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Quick and Cost effective ways to learn Java

Travis Fritz
Greenhorn

Joined: Feb 17, 2005
Posts: 2
Hello,

I am new to the Java realm... I have some college experience with C++ and Visual C++ but lets pretend I don't know any programming.

I am searching for avenues to learn Java and eventually, hopefully quickly, get the Sun Certified Java Programmer. I have looked on the net and there seems to be several books out there for the certification. However I am looking for something that will help me learn the language first of all. Also the prices for these 5 day Java cram course are too expensive. So I am looking for a way to save some money as I am paying for it all on my own.

If any of you have some advise for a Java NewB please feel free to release it. Books to look for, courses to take, google.com search hints to find what I am looking for, or whatever else you think might help!

I appreciate you taking time to help me out!

Thanks,

Travis
Dan Walin
Ranch Hand

Joined: Nov 11, 2003
Posts: 109
I got serious about learning a year ago (Feb 2004) and was certified by Sept 2004. My path to success was a great co-worker who pointed me to the right places. One place, of course, is JavaRanch. There is also a "question of the day" which has questions similar to the exam - so I reviewed that every day - if I could not answer I looked it up. That's at:
http://www.examulator.com/phezam/question.php?mode=plain

I then got the HeadFirst Java book which I found from a link to this web site. The book was great. Deceivingly simple but it clearly explained all the concepts that you need to know. A deeper book which I also read (free on line) was "Thinking in Java" by Bruce Eckel.

As I got a little knowledge I began to look at samples of code from my co-worker and develop things on my own. You never really know something until you have to actually do it -then you realize how much you don't know. I took on small java projects at work and I was slow at them but learning.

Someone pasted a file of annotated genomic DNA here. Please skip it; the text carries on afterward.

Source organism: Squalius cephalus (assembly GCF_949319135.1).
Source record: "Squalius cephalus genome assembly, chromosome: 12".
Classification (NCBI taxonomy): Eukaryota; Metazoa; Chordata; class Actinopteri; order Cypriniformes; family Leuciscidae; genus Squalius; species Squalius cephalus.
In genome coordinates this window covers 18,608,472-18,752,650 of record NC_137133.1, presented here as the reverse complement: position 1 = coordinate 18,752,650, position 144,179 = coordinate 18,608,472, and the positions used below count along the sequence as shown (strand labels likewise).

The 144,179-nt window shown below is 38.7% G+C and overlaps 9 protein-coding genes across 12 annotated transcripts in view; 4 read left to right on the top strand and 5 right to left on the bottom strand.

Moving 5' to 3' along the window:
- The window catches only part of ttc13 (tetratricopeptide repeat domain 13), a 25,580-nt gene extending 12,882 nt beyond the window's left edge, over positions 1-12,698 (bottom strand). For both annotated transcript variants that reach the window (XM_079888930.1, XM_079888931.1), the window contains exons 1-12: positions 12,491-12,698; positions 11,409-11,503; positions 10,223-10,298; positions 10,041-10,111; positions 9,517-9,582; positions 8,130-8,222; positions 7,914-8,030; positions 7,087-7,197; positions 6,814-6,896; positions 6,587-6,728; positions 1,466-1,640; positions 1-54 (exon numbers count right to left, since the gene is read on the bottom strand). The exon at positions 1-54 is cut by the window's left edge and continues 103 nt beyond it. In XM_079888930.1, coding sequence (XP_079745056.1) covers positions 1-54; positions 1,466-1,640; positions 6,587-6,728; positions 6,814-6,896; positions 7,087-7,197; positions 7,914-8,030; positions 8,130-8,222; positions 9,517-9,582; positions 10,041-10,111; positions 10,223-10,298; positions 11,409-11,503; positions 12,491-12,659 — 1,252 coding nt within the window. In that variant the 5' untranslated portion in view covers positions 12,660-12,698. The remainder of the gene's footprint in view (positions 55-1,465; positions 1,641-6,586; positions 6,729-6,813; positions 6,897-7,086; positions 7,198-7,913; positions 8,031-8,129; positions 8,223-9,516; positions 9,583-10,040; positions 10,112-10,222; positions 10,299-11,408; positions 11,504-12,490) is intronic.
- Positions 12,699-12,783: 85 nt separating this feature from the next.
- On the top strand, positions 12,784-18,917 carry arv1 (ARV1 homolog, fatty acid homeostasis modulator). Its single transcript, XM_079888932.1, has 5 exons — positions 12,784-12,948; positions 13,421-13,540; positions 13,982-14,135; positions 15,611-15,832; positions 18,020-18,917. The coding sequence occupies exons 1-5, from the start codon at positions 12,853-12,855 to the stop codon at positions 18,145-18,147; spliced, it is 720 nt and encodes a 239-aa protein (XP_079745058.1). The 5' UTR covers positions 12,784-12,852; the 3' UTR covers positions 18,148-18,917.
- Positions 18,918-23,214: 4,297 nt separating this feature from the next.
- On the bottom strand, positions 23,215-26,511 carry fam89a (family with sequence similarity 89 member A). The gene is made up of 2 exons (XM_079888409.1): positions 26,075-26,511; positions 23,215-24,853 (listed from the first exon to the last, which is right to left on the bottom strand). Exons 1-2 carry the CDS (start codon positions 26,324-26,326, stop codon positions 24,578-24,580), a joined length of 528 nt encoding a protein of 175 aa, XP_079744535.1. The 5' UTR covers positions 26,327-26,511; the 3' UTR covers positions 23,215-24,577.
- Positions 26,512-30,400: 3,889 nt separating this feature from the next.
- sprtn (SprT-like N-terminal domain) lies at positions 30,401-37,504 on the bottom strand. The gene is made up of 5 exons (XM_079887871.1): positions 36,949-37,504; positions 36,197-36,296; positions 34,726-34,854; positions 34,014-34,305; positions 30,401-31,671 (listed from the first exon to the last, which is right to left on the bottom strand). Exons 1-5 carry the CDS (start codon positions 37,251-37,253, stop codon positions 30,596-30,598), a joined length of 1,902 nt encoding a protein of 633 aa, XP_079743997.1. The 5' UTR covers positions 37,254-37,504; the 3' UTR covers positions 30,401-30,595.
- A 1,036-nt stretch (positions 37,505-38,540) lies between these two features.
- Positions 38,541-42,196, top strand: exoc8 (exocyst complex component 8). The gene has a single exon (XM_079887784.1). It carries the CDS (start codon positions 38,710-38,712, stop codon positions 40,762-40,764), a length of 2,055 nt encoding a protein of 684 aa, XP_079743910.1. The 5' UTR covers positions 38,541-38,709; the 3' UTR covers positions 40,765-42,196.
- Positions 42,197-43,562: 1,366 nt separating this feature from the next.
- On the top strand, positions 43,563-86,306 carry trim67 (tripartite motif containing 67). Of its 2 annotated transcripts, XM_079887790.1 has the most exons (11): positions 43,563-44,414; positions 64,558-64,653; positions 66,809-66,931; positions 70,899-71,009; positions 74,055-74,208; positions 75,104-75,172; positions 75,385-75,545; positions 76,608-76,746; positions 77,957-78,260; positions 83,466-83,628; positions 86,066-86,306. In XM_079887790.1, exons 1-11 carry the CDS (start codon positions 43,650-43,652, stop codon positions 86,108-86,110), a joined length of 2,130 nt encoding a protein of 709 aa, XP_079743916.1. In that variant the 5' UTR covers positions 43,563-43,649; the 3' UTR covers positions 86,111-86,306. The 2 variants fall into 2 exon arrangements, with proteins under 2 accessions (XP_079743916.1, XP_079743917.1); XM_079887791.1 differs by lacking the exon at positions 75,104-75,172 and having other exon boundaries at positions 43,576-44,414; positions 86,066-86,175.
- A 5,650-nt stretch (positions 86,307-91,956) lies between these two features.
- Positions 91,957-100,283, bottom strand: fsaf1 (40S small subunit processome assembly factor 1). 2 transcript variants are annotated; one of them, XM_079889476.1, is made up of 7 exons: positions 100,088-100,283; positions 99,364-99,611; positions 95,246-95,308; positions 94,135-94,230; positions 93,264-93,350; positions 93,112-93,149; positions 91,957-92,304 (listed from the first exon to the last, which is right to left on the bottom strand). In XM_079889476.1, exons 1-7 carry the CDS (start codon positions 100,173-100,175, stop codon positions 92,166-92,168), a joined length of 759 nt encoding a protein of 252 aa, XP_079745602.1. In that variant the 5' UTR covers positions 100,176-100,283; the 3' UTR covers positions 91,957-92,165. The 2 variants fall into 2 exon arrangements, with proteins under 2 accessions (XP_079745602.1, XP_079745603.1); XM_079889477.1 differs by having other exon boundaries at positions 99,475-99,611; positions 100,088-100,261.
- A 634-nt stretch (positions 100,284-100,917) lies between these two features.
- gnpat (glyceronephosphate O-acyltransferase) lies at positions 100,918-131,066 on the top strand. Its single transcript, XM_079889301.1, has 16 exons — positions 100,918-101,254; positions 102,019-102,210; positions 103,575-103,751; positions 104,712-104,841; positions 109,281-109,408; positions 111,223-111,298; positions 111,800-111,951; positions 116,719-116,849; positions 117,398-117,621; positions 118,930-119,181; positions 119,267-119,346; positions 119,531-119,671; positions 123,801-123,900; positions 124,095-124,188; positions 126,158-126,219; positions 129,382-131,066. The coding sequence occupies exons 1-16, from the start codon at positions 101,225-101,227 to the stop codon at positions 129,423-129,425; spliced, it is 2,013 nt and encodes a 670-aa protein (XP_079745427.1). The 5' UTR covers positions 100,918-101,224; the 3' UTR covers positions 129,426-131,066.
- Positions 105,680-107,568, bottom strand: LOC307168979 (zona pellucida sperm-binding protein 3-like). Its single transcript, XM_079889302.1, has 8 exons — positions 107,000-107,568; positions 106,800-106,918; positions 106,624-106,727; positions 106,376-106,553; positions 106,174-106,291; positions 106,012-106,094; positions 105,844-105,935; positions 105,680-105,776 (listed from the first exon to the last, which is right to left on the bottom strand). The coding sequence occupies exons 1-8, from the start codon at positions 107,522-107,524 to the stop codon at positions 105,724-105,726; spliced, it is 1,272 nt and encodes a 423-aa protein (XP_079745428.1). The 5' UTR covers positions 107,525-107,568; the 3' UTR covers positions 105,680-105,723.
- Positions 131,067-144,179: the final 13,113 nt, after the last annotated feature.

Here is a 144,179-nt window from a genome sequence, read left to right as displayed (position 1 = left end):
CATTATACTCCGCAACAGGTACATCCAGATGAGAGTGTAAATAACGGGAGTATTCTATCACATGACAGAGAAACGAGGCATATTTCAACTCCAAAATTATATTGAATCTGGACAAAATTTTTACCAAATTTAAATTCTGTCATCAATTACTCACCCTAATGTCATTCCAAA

Finally about two weeks before my exam, I did all the mock exams I could find - there are links to them also from java ranch. I would, at first fail, and then take them over and over learning both the content as I went but also learning to take this type of test and to expect the twists and tricks that can be in a real test.

Now I develop about 70% of my work in java and am glad for the time I spent on learning it.
Stan James
(instanceof Sidekick)
Ranch Hand

Joined: Jan 29, 2003
Posts: 8791
I thought "Thinking In Java" was a pretty friendly introduction to the language. I had plenty of programming background, but I think the book will work for a variety of levels. And it's Free Online. Try it and buy it if you prefer paper. (I do!)

Some of the ranchers here worked on Head First Java. I haven't had my hands on it personally, but it sounds like a cool way to get into Java, too.


A good question is never answered. It is not a bolt to be tightened into place but a seed to be planted and to bear more seed toward the hope of greening the landscape of the idea. John Ciardi
Prashanth Lingala
Ranch Hand

Joined: Nov 13, 2004
Posts: 66
My Sincere Advice...